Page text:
And Even Assuming A Competitive Standard Emerges...
I see a two-tier 40K coming out of this. A sub-2K game that most beginner/casual players play. Which is customized to the preferences of an individual store, and which promotes insular thinking in the playerbase.
"Oh No! Don't go to the (insert other store)! They're WAAC! Because they allow X, Y, and/or Z. And they don't follow our house rules that fix broken rule W! And they play WAY too many points!"
Then, at the competitive level, you might have 2-3 versions of the game that all operate at somewhere between 2000 and 2500 points once the new competitive balance-point is worked out. But the gulf between those players and the casual players will be wider than ever. So you'll see fewer casual types graduate to playing in competitive events. You'll also see fewer competitive types come into the game and successfully navigate through the casual level and up to the competitive level.
Given 40K's ongoing decline in player numbers due to the ever-increasing prices, this isn't good in the long term. A small player base will be split into more sub-groups, and we won't have the unity we need to make competitive 40K work. The Regional and National players will retreat to the stores, while the store players will retreat to the basement.
That's my fear.
"But... You're Just Being Negative!"
Maybe the 6th Edition rules will turn out to be very good, balanced, and non-controversial. But that would be expecting something of GW that they haven't ever delivered to-date. What's the definition of insanity again? Oh yeah, it's doing the same thing over and over again, while expecting a different result. I pretty much just expect GW to do what they've always done.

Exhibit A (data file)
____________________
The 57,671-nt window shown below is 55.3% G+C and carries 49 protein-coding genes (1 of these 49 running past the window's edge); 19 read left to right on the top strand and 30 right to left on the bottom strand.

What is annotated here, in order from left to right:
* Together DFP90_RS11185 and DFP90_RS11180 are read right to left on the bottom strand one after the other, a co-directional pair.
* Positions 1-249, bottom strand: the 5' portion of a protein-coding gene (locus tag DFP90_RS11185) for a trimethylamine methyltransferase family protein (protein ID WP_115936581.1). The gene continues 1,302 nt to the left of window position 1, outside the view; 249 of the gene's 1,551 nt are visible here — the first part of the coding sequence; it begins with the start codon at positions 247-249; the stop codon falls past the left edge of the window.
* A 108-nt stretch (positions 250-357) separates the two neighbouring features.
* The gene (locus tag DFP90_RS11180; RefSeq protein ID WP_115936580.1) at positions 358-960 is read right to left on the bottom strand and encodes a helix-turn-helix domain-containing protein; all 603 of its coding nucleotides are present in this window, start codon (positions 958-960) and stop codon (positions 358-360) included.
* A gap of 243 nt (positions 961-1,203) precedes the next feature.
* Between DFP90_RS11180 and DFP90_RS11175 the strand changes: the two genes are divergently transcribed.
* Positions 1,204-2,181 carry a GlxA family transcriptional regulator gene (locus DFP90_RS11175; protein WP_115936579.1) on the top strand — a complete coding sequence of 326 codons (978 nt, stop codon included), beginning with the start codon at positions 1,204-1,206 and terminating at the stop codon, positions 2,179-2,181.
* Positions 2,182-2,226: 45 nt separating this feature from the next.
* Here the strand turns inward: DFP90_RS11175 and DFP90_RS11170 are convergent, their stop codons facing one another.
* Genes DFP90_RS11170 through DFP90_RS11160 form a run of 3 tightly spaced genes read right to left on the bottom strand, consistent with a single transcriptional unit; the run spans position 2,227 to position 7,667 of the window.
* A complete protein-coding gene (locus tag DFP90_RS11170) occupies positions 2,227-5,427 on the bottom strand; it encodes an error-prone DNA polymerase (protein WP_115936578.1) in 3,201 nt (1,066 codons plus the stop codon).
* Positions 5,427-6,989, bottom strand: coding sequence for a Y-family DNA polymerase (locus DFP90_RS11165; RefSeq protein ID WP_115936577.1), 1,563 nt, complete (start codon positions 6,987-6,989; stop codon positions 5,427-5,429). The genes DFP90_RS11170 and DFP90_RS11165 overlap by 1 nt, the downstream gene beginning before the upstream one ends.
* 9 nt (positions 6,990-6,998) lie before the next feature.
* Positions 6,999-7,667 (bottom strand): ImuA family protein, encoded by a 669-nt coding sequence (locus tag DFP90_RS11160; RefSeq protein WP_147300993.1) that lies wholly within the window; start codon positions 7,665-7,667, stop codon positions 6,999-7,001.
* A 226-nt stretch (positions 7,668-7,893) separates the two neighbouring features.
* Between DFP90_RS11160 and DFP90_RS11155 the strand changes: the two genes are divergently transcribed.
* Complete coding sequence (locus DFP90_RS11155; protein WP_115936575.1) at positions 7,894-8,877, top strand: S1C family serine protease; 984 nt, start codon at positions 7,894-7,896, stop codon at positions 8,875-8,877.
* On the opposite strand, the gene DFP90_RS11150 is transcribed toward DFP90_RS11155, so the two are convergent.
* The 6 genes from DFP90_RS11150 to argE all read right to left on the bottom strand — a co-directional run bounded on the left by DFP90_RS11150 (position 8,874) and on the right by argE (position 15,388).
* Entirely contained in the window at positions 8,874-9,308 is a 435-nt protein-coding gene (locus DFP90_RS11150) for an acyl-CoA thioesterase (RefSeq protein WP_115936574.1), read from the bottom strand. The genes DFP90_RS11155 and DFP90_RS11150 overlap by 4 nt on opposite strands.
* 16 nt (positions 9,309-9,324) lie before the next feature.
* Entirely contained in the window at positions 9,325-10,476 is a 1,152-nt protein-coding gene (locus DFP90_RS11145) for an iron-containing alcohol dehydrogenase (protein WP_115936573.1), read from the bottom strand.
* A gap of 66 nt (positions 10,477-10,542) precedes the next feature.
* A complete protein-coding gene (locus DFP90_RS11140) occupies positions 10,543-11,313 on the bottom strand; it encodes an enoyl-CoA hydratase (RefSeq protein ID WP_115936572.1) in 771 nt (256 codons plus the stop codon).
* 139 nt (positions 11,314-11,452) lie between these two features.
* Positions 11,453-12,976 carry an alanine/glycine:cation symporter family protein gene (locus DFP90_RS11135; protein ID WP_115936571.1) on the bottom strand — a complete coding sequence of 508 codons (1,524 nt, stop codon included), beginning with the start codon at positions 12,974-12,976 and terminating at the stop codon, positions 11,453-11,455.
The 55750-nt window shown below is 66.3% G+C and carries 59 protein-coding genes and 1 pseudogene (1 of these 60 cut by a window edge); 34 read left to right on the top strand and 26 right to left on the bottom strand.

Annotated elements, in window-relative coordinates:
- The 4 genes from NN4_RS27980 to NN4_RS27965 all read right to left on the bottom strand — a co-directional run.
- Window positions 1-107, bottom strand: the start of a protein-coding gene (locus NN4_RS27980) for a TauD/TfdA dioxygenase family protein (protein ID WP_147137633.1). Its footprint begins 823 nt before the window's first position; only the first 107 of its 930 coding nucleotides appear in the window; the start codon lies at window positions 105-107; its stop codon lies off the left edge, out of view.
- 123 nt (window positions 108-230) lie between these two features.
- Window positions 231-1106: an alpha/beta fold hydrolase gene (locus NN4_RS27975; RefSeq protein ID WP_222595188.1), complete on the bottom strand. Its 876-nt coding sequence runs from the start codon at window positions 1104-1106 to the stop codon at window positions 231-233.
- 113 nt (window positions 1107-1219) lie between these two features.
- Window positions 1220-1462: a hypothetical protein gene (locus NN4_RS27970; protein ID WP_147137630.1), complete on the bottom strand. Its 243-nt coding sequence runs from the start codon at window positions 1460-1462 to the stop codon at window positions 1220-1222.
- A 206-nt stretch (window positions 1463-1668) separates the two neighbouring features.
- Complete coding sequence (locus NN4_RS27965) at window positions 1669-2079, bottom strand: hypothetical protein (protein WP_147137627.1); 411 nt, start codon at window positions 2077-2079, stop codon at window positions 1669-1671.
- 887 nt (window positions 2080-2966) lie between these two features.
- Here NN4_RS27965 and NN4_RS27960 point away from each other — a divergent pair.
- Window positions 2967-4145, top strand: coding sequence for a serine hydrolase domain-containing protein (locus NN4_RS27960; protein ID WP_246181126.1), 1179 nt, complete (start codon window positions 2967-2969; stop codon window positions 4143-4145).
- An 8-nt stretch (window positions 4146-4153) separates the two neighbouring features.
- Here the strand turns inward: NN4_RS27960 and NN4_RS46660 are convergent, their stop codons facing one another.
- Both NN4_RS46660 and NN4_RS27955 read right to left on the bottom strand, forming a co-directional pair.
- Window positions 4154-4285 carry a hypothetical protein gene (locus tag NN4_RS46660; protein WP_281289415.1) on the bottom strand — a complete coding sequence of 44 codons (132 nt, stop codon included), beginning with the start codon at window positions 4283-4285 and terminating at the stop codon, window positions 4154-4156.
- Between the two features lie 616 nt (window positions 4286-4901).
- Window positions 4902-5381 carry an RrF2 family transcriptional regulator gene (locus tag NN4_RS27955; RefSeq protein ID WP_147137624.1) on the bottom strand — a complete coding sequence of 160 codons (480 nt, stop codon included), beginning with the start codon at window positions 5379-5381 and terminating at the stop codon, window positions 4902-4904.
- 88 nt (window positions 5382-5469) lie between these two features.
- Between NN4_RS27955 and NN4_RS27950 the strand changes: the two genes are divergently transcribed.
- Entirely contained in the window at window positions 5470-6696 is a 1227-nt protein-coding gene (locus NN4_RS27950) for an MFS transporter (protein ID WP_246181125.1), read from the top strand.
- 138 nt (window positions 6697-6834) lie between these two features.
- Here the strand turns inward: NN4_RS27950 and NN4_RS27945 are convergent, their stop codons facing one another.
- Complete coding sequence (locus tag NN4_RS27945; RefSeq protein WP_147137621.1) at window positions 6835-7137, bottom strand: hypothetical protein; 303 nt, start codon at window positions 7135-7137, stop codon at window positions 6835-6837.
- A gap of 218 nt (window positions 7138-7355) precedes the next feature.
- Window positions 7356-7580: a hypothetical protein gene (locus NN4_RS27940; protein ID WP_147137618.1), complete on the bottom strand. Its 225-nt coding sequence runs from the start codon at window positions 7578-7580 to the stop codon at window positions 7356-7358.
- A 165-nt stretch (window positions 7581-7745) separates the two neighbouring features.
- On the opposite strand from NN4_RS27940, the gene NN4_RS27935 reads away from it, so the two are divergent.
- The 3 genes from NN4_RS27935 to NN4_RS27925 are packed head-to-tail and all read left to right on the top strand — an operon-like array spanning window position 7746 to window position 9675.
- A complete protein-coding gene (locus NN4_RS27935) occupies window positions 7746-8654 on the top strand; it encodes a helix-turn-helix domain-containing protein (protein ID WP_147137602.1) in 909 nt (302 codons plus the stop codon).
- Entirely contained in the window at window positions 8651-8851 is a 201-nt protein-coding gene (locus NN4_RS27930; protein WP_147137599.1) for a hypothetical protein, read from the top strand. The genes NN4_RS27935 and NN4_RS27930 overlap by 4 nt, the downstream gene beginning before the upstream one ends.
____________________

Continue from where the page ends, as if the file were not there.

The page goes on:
5th Edition has been the best version of the game so far, but even it caused problems in the changeover from 4th and forced folks to buy certain kits in order to compete. Even it has fundamental problems that has led to the boring Marine-On-Marine-Plus-Guard meta that we have now, late in the edition. New Codexes can't fix bad core rules. Likewise, new core rules can't fix bad Codexes. There will still be imbalances, they'll just be new imbalances that will cost us all money to figure out. Just like last edition, the guys who still have money to throw around, and who figure out the new power-options first, will have a leg up on everyone else.
Been there, done that. Have fun with it.
We also have 8th Edition Fantasy to consider. With the same management and development team, do you really expect 40K to follow all that different of an approach? How well did that work out for 'Enterprise', the TV show? Same managers and writers. Same crappy stories recycled from TNG, DS9, and Voyager. Just with different names for the tech. Bad writing is bad writing. Regardless of the setting. When did Trek change? When the old guard was fired and someone new was brought in.
So I HAVE TO consider the rather high probability that 6th will cause at least as many problems as it fixes, and most likely more. That it will force us to spend lots of money to continue playing a sub-par game. And that the player base, which grew for a while in the middle of 5th, will continue to decline after the initial excitement of the new edition wears off, and folks realize that nothing much changed apart from their bank balance.
I'll still play 40K, of course, but only casually. With the models I already have. If the rules are actually good, I'll spend a few bucks here and there. But the days of my dropping $1500+ a year on GW's crap are over. I don't see the point.
My competitive focus is instead shifting to other games. Where the armies cost $150, the mini-rulebooks are given out for free(!) to existing players, there's multiple competitive builds per faction, and a supported (albeit imperfect) tournament circuit.
And if I tire of that game, maybe I'll pick up the one where the models come pre-assembled for a bit less than GW's sprues and the rules are even more tightly integrated into their tournament system.
Then there's that other one that everyone is flocking to with the steampunk shoulderpads and the monsters. Maybe I could give it a try.
Or maybe I'll just play all of them. We don't have to be "Games Workshop Hobbyists". We can just be "Wargamers" who happen to play 40K from time to time when it's fun. And who aren't above trying new things. Meaning things that are actually new, and not just twists on the same old half-baked crap.